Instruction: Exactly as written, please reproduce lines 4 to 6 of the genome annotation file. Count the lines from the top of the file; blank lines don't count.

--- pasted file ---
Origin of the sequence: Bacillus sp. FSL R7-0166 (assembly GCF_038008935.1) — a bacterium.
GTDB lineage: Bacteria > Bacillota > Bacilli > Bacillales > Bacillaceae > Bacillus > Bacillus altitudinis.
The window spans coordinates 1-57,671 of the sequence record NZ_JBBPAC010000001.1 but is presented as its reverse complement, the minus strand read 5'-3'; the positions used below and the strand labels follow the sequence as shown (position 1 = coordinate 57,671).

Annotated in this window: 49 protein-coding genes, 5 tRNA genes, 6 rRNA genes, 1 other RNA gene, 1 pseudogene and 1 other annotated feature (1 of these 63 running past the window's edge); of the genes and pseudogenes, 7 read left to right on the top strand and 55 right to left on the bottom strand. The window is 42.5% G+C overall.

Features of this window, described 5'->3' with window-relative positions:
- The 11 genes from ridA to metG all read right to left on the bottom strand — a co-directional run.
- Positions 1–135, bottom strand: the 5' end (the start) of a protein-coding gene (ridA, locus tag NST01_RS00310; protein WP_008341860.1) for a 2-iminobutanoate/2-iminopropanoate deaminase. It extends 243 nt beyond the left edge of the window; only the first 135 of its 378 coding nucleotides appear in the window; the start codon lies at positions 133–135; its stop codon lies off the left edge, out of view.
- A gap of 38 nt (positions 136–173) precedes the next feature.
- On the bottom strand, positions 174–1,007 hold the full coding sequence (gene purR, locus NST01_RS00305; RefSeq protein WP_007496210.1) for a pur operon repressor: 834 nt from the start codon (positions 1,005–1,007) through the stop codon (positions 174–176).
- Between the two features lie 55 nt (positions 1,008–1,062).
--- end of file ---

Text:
Annotated in this window: 49 protein-coding genes, 5 tRNA genes, 6 rRNA genes, 1 other RNA gene, 1 pseudogene and 1 other annotated feature (1 of these 63 running past the window's edge); of the genes and pseudogenes, 7 read left to right on the top strand and 55 right to left on the bottom strand. The window is 42.5% G+C overall.

Features of this window, described 5'->3' with window-relative positions:
- The 11 genes from ridA to metG all read right to left on the bottom strand — a co-directional run.